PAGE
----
The advent of Industry 4.0 has meant that connectivity is increasingly a given in new component design. The ability to relay and feed back information about its performance and conditions now has to be factored into many design processes, posing greater challenges than ever for design engineers.


Design matters…

It would be nice to think that the value of design to the UK’s economy would not need highlighting. However, the reality is that it is often a misunderstood concept and consequently underappreciated.



Industry must step up on technical education

The first 52 colleges and post-16 providers to teach new ‘T Levels’ were named on 27 May. T Levels are courses, which will be on a par with A levels and will provide young people with a choice between technical and academic education post 16.


Is the Medical Device Regulation a threat to additive manufacturing?

When the European Union’s (EU’s) Medical Device Regulation (MDR) was first introduced in 2017, it set in motion a three-year countdown to its full application in 2020. The MDR could drastically impact the way that medical devices are made in the EU, particularly those that are produced using additive manufacturing (AM). Here Bryan Austin, general manager of global engineering company, Renishaw’s Medical and Dental Products Division gives his advice on how companies in the AM industry should handle the MDR.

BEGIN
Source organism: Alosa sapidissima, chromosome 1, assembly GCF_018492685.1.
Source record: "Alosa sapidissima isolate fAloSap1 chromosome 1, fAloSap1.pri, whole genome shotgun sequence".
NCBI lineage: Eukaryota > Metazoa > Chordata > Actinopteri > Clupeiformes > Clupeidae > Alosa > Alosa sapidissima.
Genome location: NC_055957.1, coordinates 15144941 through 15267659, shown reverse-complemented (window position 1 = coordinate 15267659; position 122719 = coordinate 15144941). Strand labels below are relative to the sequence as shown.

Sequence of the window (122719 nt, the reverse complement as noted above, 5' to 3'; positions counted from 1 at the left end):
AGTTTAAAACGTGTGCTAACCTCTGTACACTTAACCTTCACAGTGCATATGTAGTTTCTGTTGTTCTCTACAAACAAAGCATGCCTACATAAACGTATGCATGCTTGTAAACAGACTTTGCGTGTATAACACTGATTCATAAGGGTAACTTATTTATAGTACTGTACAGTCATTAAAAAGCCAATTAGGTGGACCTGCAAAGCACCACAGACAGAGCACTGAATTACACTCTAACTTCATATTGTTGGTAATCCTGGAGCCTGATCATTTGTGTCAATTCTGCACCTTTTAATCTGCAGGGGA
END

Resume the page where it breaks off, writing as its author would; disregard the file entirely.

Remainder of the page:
Electrifying vehicle technologies

Despite appearing to be a modern phenomenon, the first electric vehicle took to the road in 1832 and in 1899, outselling all other available options, including steam and gasoline powered vehicles. Since 1935, with the invention of the internal combustion engines, gasoline-powered vehicles have become the popular choice. This changed in 2016, which saw a record in the sale of electric vehicles worldwide, with 750,000 cars sold.


Disruption is the new normal

In the technology sphere, ‘disruptive’ can sometimes seem an overused term. So much so, in fact, that it almost feels rare to encounter a new product or technology that isn’t instantly labelled ‘disruptive’ in its publicity material.


How thin cell batteries are revolutionising industry